An instantly recognisable design, but now in a bright yellow FRN and with H1 proudly shown on the blade. You will notice the Assist model’s ‘cobra hood’ over the thumb hole is not present on the Salt version.
 photo 02 Salt Assist unboxed P1180232.jpg

Spyderco’s very grippy FRM scale pattern surrounds the model and logo.
 photo 03 Salt Assist detail P1180239.jpg

And why not? There is a whistle moulded into the handle.
 photo 04 Salt Assist whistle P1180240.jpg

A Spyderco wire clip is used. This can be fitted to either side of the handle.
 photo 05 Salt Assist clip side P1180249.jpg

The ends of the wire clip are held in place under a special hollow bolt that also provides the lanyard hole.
 photo 06 Salt Assist clip fastning P1180251.jpg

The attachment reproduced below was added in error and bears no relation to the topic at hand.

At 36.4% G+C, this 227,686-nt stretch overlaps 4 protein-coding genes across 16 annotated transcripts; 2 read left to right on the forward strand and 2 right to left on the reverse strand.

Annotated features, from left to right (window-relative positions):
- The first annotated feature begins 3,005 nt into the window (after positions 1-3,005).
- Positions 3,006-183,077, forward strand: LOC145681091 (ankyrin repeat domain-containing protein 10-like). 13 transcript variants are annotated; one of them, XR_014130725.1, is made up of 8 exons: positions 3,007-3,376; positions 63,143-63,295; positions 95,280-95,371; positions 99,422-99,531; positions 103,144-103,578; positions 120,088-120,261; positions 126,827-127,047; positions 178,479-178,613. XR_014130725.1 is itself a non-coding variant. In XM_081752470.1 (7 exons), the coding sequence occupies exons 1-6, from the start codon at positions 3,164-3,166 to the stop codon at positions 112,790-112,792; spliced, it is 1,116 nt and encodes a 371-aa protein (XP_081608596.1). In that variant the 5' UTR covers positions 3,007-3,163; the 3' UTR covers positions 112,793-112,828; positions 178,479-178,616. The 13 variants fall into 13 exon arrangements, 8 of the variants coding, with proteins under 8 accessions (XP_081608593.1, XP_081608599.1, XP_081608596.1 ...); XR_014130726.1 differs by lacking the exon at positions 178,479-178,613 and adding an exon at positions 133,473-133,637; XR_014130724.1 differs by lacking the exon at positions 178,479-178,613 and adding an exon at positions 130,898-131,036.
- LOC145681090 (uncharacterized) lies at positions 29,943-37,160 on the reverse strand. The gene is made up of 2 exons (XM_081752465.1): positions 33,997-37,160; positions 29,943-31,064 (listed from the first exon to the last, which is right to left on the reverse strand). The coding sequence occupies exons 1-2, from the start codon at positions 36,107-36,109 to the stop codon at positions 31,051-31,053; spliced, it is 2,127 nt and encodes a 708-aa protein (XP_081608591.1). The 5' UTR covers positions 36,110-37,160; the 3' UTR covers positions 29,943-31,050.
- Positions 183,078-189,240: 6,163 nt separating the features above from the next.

At first it looks like the cutout in the lock bar is misaligned, but….
 photo 07 Salt Assist lock bar P1180256.jpg

…no, this is one of the Spyderco details where due to the pivoting action of the lock bar, the cutout does line up once pressed in to release the lock (or due to opening the blade).
 photo 08 Salt Assist lock bar 2 P1180259.jpg

The Assist uses a mostly serrated edge (80%), but with a small section of plain edge for detailed tasks. The main cutting power of the blade is in those SpyderEdge serrations.
 photo 09 Salt Assist part open P1180260.jpg

With well formed finger grooves and the textured FRN handle, the Assist Salt is not short on grip.
 photo 10 Salt Assist open P1180265.jpg

Yes, that is H1 steel.
 photo 11 Salt Assist H1 P1180270.jpg

For those not familiar with the Assist model, we’ll come back to the grooves in the blade spine.
 photo 12 Salt Assist blade P1180274.jpg

Recessed into the butt of the handle, there is a point that looks like a glass breaker.
 photo 13 Salt Assist breaker P1180289.jpg

With the blade closed, if you give it a squeeze, the glass breaker point comes out of the handle ready to use.
 photo 14 Salt Assist breaker out P1180291.jpg